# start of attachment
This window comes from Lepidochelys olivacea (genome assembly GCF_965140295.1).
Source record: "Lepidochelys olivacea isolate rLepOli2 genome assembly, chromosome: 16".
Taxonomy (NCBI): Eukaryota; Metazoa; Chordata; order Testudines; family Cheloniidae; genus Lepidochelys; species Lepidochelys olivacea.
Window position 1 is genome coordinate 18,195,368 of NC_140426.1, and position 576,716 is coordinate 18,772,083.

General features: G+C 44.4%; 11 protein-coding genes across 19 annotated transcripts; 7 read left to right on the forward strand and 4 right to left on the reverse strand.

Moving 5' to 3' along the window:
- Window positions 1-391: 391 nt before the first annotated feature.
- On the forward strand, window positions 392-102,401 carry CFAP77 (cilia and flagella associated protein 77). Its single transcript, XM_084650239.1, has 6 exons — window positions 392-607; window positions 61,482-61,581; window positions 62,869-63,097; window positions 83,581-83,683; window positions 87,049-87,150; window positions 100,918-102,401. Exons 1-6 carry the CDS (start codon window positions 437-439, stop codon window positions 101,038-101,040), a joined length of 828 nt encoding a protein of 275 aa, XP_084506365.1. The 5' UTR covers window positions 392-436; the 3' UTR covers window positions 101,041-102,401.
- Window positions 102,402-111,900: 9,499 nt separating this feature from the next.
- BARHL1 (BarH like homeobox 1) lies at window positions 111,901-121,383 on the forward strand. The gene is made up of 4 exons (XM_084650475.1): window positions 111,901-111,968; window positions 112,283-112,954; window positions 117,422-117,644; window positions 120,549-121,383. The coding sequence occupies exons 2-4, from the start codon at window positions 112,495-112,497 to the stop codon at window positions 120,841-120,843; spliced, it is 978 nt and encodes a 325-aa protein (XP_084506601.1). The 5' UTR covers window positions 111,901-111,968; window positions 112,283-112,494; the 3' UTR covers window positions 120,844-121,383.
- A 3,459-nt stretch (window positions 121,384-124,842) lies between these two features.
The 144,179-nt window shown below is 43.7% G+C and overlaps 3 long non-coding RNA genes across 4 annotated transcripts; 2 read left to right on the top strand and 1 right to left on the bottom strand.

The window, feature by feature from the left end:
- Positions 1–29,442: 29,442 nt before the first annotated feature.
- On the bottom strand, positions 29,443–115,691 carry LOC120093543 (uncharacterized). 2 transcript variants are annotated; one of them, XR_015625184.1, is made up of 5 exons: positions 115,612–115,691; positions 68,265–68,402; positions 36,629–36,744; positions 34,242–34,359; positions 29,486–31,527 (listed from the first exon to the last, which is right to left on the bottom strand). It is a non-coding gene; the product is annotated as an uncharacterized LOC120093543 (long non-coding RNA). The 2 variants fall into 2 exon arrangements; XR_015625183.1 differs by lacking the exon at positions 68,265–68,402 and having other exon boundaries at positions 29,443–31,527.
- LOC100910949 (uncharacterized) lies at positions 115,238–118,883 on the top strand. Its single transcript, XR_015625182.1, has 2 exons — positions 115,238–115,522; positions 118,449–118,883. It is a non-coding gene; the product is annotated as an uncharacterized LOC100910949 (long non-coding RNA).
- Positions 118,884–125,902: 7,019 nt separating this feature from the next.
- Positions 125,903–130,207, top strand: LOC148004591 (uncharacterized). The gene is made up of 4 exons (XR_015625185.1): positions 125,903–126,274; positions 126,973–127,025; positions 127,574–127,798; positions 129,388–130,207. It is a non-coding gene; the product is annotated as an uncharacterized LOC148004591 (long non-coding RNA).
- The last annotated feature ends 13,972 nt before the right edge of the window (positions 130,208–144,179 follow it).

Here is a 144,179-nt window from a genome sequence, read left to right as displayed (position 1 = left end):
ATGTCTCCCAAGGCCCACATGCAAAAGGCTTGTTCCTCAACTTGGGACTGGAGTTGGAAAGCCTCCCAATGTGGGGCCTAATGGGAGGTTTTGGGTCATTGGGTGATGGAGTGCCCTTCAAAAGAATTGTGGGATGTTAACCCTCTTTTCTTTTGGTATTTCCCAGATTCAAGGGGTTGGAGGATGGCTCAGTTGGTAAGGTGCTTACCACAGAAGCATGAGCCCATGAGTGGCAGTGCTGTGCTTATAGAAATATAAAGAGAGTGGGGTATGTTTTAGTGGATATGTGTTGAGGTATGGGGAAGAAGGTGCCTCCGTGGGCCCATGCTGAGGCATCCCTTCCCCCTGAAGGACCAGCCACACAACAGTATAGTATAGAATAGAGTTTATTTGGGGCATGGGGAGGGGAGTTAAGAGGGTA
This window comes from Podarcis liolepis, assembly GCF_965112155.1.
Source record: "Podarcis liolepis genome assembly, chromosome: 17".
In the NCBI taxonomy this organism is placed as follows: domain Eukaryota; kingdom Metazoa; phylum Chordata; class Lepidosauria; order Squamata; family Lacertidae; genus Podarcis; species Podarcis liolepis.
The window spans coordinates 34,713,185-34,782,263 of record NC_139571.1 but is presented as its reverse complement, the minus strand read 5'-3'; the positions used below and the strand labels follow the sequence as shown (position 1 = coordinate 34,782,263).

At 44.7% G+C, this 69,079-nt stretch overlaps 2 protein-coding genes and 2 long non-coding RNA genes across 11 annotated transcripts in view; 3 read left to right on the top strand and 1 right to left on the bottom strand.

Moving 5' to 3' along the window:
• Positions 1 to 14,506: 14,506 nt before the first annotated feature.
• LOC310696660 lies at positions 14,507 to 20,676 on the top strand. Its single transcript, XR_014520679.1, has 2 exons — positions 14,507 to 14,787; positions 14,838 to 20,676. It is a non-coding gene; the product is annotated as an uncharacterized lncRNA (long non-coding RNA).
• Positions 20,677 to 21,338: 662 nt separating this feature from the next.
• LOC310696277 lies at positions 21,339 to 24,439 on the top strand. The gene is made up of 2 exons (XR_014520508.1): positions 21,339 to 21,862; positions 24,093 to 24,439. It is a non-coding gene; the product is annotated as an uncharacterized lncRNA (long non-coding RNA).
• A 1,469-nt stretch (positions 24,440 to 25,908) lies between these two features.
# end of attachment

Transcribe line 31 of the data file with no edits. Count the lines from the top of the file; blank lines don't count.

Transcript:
• LOC310696277 lies at positions 21,339 to 24,439 on the top strand. The gene is made up of 2 exons (XR_014520508.1): positions 21,339 to 21,862; positions 24,093 to 24,439. It is a non-coding gene; the product is annotated as an uncharacterized lncRNA (long non-coding RNA).